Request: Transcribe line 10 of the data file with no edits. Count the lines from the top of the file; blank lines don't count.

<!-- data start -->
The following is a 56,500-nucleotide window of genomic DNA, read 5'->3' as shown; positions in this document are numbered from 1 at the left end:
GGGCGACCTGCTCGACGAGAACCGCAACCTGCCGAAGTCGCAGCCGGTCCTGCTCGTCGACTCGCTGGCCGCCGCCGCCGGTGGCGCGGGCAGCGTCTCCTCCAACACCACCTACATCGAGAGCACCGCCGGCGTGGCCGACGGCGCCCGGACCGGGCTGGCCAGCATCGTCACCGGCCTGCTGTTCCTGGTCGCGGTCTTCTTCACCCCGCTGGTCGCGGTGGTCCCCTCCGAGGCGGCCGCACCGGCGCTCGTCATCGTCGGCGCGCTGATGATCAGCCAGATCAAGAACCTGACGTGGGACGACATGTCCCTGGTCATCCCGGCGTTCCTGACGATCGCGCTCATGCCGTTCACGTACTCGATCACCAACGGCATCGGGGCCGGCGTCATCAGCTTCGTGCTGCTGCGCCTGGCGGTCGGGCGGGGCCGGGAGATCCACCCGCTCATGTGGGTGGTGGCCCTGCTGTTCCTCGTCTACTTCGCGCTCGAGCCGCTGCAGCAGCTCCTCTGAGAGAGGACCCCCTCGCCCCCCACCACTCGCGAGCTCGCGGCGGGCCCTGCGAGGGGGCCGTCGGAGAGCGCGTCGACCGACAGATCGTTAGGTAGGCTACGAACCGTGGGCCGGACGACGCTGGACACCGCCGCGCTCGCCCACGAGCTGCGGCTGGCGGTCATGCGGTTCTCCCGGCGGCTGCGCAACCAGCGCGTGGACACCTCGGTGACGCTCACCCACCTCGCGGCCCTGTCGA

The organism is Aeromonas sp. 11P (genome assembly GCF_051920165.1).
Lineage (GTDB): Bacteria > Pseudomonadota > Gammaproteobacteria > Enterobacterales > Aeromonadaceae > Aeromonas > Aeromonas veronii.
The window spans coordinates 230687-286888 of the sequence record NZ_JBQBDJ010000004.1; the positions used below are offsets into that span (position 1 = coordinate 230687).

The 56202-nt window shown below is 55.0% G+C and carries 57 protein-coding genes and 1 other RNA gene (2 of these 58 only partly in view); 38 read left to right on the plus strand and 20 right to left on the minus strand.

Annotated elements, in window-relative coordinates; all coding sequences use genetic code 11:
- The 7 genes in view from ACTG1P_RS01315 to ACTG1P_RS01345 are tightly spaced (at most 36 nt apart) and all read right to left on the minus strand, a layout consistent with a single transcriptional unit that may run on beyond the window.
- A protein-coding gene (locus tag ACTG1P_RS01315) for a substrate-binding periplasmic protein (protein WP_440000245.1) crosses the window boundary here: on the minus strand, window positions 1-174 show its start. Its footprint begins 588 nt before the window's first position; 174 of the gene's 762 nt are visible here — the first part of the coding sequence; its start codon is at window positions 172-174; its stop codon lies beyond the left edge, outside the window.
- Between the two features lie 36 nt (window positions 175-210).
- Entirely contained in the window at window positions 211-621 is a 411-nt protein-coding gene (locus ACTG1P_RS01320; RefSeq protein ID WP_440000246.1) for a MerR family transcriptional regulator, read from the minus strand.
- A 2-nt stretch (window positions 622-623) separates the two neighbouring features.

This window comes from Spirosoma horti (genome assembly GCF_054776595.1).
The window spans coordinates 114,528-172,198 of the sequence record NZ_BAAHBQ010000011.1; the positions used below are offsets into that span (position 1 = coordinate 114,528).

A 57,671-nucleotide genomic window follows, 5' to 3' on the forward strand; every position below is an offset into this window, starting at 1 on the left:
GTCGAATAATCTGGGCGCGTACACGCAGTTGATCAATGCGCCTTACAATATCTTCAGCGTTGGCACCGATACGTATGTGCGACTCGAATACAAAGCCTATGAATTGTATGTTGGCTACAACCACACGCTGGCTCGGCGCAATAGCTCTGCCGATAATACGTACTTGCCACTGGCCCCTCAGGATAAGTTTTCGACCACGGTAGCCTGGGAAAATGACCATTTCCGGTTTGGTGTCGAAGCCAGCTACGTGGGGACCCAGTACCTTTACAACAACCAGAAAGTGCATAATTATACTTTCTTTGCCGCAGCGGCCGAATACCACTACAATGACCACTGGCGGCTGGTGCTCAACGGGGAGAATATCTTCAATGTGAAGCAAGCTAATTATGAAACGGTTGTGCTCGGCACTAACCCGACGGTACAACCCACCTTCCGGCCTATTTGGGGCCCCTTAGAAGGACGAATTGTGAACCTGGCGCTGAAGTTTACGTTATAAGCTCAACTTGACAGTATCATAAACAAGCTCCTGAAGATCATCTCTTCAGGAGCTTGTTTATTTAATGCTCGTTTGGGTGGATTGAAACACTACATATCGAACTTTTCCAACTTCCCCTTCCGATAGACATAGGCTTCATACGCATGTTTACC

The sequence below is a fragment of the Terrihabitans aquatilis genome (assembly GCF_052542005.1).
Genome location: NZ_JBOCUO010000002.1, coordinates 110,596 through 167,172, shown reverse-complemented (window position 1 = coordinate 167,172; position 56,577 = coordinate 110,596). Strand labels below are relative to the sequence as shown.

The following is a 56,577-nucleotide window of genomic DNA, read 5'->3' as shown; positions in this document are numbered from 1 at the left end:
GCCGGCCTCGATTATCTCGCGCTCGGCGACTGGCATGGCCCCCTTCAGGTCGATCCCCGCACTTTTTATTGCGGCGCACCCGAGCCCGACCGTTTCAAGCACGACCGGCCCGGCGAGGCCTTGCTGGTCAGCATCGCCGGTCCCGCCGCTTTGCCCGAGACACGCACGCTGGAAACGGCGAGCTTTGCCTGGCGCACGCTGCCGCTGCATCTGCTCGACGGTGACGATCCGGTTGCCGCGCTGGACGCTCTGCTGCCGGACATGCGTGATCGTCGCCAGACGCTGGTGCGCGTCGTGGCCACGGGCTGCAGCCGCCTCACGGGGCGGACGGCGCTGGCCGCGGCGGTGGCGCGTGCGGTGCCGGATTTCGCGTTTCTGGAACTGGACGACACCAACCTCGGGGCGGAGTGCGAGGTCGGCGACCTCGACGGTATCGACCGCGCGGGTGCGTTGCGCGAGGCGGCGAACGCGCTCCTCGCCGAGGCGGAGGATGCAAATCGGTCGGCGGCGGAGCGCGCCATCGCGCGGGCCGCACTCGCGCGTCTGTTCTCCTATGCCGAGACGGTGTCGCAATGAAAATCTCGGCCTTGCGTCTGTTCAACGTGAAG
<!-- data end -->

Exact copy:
- Between the two features lie 36 nt (window positions 175-210).